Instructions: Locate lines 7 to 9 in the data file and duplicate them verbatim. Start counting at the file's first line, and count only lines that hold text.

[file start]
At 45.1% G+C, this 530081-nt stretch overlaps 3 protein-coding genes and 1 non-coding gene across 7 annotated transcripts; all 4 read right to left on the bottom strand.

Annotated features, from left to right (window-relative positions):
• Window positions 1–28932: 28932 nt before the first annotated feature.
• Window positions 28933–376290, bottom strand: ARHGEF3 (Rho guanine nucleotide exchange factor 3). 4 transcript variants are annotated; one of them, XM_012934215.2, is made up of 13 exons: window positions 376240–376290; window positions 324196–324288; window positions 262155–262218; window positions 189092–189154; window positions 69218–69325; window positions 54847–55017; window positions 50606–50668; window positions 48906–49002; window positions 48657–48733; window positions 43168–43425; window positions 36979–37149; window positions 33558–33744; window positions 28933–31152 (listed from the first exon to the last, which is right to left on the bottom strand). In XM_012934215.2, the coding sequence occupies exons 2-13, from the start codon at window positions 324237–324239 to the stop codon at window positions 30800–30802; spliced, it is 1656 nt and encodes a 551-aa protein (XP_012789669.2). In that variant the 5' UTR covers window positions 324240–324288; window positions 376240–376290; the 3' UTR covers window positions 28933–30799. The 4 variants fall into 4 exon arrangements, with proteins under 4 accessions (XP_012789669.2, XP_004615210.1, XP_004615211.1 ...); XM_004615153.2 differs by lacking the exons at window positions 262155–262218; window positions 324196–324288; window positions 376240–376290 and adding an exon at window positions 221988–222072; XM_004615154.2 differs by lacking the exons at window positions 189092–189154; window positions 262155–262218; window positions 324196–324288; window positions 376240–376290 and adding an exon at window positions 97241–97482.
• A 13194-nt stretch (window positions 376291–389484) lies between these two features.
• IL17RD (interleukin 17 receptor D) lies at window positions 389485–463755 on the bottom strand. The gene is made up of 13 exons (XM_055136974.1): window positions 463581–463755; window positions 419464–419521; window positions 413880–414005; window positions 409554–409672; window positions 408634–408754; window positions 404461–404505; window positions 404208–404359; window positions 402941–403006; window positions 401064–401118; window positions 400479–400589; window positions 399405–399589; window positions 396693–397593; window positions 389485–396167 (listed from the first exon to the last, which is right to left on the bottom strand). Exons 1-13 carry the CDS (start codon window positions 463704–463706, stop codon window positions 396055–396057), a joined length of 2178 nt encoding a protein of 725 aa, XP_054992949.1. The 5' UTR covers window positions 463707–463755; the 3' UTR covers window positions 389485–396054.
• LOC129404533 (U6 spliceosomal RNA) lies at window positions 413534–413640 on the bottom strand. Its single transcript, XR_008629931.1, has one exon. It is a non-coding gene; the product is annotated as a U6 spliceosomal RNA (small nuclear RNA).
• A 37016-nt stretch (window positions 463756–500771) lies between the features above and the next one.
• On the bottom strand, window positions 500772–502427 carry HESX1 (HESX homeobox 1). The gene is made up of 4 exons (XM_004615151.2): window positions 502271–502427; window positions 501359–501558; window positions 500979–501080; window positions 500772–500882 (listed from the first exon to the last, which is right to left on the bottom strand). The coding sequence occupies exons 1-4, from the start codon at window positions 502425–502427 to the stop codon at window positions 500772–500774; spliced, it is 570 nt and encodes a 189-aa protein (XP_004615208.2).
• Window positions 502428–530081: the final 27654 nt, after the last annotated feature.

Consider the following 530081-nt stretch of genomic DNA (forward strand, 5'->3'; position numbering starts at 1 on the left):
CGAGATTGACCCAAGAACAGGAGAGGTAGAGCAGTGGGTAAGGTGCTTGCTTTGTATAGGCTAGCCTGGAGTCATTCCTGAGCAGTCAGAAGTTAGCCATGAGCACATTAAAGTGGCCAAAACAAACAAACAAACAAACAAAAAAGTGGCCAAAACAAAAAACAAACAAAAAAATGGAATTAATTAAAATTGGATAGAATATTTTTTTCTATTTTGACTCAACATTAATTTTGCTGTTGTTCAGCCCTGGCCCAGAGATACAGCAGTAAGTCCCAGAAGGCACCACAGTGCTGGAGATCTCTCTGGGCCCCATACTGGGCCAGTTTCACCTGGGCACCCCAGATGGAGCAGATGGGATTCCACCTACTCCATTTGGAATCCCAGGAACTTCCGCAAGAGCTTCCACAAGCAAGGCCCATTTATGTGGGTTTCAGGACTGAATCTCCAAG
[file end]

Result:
• LOC129404533 (U6 spliceosomal RNA) lies at window positions 413534–413640 on the bottom strand. Its single transcript, XR_008629931.1, has one exon. It is a non-coding gene; the product is annotated as a U6 spliceosomal RNA (small nuclear RNA).
• A 37016-nt stretch (window positions 463756–500771) lies between the features above and the next one.
• On the bottom strand, window positions 500772–502427 carry HESX1 (HESX homeobox 1). The gene is made up of 4 exons (XM_004615151.2): window positions 502271–502427; window positions 501359–501558; window positions 500979–501080; window positions 500772–500882 (listed from the first exon to the last, which is right to left on the bottom strand). The coding sequence occupies exons 1-4, from the start codon at window positions 502425–502427 to the stop codon at window positions 500772–500774; spliced, it is 570 nt and encodes a 189-aa protein (XP_004615208.2).